relics of their homes’ the branch of a favourite hawthorn tree,
whose sweet blossoms and green leaves were already withered, or a
bunch of meadow-sweet.
Many had a long switch of the ‘witch hazel,’
‘to encircle the ground whereon they were to sleep in a foreign
land, so as, according to the universal superstition, to prevent the
approach of any venomous reptile or poisonous insects. One girl we
saw with a gay little goldfinch in a cage’ she had her sister were
town-bred, and told us they had learned ‘lace-work’ from the good
ladies at the convent, ‘that look’d so beautiful on the banks of the
Cork river;’ and then they burst out weeping again, and clung
together as if to assure each other that, sad as it was to leave
their country, they would be together in exile.
On the deck of the steamer there was less
confusion than might have been expected. The hour of departure was
at hand ‘the police had torn asunder several who at the last would
not be separated’ and as many as could find room were leaning over
the side speechless, yet eloquent in gesture, expressing their
adieus to their friends and relatives on shore.
In the midst of the agitation, a
fair-haired boy and girl were sitting tranquilly, yet sadly,
watching over a very fine white Angora cat that was carefully packed
in a basket. ‘We are going out to papa and mamma with nurse,’ they
said, in an unmitigated brogue; ‘but we are very sorry to leave dear
Ireland for all that.’
Their father had, we imagine, been a
prosperous settler. ‘Oh, Ireland,
mavourneen’ oh, my own dear country ‘and is it myself that’s for
laving you after giving ye the sweat of my brow and love of my heart
for forty years!’ said a strong man, whose features were convulsed
with emotion, while he grasped his children tightly to his bosom.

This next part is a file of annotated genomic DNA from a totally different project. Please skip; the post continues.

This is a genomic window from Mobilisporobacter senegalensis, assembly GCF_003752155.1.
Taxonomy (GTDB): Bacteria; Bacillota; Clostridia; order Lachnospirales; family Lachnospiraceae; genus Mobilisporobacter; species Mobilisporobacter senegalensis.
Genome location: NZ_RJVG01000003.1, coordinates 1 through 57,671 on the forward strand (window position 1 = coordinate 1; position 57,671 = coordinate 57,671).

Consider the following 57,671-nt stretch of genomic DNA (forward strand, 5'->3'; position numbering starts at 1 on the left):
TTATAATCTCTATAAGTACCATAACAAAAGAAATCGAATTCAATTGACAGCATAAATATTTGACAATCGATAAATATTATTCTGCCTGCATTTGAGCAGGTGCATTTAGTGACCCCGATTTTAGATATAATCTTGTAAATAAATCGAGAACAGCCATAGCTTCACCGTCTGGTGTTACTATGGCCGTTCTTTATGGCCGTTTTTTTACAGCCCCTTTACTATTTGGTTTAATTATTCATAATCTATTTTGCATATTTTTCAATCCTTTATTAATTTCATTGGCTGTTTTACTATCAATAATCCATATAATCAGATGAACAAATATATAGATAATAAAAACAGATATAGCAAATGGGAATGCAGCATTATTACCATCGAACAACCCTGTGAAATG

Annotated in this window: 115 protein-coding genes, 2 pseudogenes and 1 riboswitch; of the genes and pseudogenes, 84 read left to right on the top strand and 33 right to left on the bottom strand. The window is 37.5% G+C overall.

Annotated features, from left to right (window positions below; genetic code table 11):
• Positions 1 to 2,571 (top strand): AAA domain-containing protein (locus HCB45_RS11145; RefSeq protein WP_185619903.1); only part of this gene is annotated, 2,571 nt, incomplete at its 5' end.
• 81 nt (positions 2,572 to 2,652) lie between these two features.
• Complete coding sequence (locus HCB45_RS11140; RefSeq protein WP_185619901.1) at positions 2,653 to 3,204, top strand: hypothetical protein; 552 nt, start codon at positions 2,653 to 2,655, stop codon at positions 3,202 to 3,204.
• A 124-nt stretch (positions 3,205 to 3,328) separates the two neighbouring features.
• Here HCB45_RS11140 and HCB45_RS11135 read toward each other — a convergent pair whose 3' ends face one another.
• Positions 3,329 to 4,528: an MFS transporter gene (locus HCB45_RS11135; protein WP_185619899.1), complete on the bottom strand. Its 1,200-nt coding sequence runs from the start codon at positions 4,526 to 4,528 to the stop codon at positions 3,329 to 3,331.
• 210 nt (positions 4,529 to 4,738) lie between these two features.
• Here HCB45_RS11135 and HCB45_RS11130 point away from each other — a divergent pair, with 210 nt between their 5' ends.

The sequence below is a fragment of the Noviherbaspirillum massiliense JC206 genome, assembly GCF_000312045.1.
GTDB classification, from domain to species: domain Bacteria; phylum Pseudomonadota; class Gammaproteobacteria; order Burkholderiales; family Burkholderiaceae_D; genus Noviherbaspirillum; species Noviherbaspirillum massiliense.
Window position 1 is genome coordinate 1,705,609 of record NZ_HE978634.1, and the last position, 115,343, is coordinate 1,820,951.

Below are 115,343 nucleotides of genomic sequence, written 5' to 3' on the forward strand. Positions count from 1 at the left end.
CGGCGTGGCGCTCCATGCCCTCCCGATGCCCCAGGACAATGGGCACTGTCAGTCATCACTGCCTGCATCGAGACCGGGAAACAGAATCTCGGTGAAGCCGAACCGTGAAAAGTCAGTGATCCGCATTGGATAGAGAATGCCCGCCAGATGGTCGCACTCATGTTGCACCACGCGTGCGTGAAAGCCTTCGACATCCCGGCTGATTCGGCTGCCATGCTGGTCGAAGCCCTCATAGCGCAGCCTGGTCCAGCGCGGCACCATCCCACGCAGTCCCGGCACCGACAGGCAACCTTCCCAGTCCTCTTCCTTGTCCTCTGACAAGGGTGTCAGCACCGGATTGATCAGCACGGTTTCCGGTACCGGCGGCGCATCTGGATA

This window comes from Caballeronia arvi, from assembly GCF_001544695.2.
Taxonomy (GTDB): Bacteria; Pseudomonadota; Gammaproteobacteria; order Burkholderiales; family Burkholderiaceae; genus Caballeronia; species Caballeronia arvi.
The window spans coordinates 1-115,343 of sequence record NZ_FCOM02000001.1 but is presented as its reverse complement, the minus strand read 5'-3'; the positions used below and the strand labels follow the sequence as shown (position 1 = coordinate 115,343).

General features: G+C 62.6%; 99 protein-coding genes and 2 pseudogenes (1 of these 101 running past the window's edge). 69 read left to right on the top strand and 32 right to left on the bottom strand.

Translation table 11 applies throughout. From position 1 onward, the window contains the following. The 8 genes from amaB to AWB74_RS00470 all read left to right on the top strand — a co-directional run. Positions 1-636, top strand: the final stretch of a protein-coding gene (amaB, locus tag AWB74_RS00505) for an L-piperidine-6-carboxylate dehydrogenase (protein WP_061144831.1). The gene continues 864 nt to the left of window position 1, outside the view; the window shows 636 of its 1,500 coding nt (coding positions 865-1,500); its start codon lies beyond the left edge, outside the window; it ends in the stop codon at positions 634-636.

‘And remember your promise, Mogue, remember your promise; not to let
my bones rest in the strange country, Mogue,’ said his wife; ‘but to
send me home when I’m dead to my own people in Kilcrea ‘that’s my
It is impossible to describe the final
parting. Shrieks and prayers, blessings and lamentations, mingled in
‘one great cry’ from those on the quay and those on shipboard, until
a band stationed in the forecastle struck up ‘Patrick’s day’ ‘Bate
the brains out of the big drum, or ye’ll not stifle the women’s
cries,’ said one of the sailors to the drummer’.
We left the vessel and her crowd of clean,
well-dressed, and perfectly sober emigrants with deep regret, that,
while there are in Ireland so many miles of unreclaimed land, such a
freight should be conveyed from her shores. The communicating plank
was withdrawn; the steamer moved forward majestically on its way.
Some, overcome with emotion, fell down on their decks; others waved
hats, handkerchiefs, and hands to their friends; the band played
louder; and the crowds on shore rushed forward simultaneously,
determined to see the last of those they loved.
We heard a feeble voice exclaim, ‘Dennis,
Dennis, don’t forget your mother’ your poor ould mother!’
- Document Transcribed by Selina Lawlor by kind permission of
Michael Purcell - Oct 2012.
report any images or links which do not open to
- The information contained in these
pages is provided solely for the purpose of sharing with
others researching their ancestors in Ireland.
- © 2001 Ireland Genealogy Projects,
IGP TM By
Pre-emptive Copyright - All rights reserved
Back to the top